2. It's fun. This is not your pretentious, bloviating English teacher's Shakespeare. Taming of the Shrew set in a trailer park? Twelfth Night on Gilligan's Island? The Merchant of Venice performed in 1950's golf pants? To call it fresh is an understatement.
3. It's easy. If you think Shakespeare is unmitigatingly obtuse (difficult to understand)...well, who could blame you? But this summer's plays—especially Winter's Tale and Taming of the Shrew—are of a more linear sort. A pair of 12-year-old boys easily followed the plot of Winter's Tale last night, and there's enough comedy and horseplay thrown in to keep even been-there tweens entertained.
4. It's good for your brain. Shakespeare makes you smarter. He created more than 1,000 words we all still use, including: courtship, high-pitched, misquote, sanctimonious, unmitigated and zany. In Winter's Tale last night, someone actually exited pursued by a bear. And imagine the thrill of hearing "All the world's a stage," "To thine own self be true," and "The lady doth protest too much" go whizzing by in the mix of oddball Shakespearean language (It's all Greek to me.).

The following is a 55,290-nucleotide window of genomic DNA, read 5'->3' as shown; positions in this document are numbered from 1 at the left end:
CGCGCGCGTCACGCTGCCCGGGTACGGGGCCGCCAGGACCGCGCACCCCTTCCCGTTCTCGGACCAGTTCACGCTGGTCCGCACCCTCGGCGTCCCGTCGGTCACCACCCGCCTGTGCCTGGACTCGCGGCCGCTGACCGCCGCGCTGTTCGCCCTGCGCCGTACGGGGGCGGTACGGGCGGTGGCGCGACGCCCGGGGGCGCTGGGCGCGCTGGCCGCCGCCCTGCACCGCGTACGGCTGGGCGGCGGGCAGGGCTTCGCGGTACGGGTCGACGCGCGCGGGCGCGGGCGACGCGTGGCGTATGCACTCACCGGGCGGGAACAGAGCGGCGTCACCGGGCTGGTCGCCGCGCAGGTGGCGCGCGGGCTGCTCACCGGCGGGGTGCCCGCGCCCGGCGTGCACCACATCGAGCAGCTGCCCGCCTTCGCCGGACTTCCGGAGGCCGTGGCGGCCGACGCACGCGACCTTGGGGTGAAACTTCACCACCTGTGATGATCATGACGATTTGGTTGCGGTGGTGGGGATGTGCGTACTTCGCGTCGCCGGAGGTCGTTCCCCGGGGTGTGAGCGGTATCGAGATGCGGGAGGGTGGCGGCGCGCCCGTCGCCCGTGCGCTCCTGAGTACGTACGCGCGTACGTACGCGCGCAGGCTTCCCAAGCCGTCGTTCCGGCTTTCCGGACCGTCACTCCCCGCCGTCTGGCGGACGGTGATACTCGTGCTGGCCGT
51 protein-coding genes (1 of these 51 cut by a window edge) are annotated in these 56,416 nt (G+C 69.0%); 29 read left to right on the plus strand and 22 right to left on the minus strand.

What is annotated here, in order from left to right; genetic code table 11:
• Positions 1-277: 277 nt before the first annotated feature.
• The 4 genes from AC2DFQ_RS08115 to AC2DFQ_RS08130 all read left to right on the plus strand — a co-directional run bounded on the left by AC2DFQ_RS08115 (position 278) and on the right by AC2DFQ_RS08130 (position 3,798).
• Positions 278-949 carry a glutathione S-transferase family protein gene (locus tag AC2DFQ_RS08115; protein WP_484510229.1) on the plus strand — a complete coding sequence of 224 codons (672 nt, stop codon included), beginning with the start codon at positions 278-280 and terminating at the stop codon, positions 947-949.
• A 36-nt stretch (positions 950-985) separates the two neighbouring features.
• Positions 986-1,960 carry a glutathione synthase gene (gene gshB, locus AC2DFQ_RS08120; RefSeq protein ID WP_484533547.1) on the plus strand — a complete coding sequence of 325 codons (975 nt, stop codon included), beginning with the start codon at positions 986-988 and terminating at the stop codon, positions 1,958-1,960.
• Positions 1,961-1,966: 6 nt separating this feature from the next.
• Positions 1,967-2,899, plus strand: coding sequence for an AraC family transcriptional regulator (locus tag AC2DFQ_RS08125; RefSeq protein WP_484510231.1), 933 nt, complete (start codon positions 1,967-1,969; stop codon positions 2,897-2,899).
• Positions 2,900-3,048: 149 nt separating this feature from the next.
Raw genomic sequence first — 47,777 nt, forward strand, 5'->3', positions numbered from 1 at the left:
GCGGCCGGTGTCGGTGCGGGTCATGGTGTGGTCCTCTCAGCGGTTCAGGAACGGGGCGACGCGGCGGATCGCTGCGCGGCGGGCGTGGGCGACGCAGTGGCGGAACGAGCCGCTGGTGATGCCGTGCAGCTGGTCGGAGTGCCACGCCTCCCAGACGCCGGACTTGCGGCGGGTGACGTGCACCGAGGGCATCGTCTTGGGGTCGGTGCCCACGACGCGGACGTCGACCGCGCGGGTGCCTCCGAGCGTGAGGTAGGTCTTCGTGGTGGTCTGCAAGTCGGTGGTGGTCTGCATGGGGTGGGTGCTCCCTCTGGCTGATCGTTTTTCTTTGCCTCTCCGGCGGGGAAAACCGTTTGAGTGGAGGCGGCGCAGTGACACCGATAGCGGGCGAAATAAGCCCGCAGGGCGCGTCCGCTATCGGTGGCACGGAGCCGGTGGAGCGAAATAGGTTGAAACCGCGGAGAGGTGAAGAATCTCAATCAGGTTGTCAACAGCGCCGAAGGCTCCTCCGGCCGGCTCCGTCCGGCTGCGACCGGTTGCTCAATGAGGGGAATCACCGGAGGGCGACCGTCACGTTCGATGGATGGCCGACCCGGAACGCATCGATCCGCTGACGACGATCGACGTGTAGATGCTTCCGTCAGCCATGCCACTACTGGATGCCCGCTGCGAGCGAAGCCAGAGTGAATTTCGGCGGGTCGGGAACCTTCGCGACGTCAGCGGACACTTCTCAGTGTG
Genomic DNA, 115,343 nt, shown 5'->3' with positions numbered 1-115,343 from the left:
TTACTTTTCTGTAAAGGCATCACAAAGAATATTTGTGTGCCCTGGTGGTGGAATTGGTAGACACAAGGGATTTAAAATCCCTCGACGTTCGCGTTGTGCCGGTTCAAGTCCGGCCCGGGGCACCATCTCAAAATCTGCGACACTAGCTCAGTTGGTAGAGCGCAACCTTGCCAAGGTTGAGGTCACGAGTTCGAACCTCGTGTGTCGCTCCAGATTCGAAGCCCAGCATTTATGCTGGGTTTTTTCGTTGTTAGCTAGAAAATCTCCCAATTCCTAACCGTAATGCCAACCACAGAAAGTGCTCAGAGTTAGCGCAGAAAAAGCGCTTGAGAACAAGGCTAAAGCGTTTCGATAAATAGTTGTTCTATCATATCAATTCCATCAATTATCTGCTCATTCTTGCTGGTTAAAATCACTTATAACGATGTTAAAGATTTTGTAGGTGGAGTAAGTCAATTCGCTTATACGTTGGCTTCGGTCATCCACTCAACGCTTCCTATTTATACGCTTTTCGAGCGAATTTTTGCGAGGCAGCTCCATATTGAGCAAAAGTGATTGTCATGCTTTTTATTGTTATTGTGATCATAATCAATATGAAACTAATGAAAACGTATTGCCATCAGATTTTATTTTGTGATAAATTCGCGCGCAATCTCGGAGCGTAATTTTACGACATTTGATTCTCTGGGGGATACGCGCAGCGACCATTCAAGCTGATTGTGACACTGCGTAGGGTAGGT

5. It's good for your community. You should go see Shakespeare in the park so that Shakespeare in the park will continue to exist. And the people-watching at these things is not half-bad. Also the picnic-basket watching, but that's another post entirely.